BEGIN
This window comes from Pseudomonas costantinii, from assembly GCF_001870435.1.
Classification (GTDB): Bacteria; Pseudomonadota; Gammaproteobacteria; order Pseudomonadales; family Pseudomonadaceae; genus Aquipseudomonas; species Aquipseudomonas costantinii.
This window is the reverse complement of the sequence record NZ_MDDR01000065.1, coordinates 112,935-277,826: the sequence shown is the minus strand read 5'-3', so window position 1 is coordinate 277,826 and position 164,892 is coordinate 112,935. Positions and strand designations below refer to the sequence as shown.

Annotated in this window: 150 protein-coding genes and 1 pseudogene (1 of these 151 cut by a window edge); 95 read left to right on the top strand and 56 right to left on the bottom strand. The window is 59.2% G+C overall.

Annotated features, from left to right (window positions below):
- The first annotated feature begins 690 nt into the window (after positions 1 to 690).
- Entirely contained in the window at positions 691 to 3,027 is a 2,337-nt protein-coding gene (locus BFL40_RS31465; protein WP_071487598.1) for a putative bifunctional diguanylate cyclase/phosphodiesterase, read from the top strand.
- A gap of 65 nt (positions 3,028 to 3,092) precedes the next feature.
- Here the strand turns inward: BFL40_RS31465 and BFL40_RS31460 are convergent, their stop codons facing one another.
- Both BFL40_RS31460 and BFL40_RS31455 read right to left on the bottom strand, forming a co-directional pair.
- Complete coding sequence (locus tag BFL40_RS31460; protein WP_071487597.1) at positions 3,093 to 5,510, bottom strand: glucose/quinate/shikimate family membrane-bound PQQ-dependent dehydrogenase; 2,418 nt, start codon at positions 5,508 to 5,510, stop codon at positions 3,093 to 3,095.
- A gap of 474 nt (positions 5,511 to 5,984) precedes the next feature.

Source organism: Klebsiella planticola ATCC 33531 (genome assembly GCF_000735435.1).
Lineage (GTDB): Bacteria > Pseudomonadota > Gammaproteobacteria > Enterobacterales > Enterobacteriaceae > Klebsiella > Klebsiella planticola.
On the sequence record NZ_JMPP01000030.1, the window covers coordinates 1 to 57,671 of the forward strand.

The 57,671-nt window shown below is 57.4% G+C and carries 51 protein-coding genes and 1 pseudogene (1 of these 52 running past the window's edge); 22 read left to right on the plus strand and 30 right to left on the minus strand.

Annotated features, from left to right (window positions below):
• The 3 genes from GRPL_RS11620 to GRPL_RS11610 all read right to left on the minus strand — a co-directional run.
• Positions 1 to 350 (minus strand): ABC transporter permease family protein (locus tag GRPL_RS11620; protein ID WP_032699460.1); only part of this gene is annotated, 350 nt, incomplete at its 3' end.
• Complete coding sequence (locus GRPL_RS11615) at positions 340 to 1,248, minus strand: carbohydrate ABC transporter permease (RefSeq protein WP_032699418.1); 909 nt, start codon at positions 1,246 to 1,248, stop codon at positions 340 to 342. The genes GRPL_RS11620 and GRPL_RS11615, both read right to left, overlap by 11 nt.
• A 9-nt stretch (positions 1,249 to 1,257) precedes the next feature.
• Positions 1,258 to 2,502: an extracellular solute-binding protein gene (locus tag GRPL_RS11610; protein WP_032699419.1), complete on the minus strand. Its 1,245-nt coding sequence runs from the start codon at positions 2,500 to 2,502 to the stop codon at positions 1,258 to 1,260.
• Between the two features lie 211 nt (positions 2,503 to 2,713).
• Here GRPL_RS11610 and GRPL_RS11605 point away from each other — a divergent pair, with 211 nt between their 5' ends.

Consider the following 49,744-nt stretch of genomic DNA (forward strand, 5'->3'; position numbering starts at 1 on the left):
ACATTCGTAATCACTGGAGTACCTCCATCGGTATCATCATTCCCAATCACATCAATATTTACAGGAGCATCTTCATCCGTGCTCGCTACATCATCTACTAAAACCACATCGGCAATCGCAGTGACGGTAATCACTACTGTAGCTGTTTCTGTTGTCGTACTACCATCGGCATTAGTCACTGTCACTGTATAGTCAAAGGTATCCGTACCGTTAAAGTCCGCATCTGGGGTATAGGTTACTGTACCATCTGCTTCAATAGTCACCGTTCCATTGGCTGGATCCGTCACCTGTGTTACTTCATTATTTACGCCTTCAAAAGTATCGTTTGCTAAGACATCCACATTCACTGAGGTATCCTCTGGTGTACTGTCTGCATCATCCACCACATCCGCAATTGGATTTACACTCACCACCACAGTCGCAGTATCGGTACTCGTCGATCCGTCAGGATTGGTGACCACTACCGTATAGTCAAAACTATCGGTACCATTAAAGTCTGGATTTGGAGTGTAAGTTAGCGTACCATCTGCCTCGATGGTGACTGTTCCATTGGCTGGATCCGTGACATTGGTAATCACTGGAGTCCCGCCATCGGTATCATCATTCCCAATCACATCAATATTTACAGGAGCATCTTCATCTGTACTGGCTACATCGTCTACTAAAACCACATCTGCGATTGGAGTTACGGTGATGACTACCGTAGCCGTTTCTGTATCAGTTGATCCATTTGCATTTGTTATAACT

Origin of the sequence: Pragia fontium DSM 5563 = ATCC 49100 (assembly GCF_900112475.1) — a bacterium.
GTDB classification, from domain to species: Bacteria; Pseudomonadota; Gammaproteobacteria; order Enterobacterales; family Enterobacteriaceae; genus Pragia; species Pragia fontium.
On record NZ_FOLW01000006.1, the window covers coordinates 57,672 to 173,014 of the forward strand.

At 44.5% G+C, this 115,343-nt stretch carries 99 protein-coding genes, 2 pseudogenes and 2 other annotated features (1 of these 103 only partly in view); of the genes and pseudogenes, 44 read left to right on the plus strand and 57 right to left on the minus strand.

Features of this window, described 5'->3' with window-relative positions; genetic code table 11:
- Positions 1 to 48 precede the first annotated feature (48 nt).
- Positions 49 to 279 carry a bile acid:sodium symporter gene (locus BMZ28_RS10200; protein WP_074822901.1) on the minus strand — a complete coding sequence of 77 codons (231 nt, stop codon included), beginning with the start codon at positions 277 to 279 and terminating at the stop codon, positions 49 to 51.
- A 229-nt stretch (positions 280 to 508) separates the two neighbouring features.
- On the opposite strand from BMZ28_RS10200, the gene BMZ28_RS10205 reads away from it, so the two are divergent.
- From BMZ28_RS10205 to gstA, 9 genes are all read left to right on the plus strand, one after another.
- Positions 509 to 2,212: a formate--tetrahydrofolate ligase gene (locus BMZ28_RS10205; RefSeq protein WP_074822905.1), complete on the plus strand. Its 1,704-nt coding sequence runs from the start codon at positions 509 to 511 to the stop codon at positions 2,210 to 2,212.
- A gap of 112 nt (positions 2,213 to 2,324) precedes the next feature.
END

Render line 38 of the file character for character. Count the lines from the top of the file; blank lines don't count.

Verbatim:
- A gap of 112 nt (positions 2,213 to 2,324) precedes the next feature.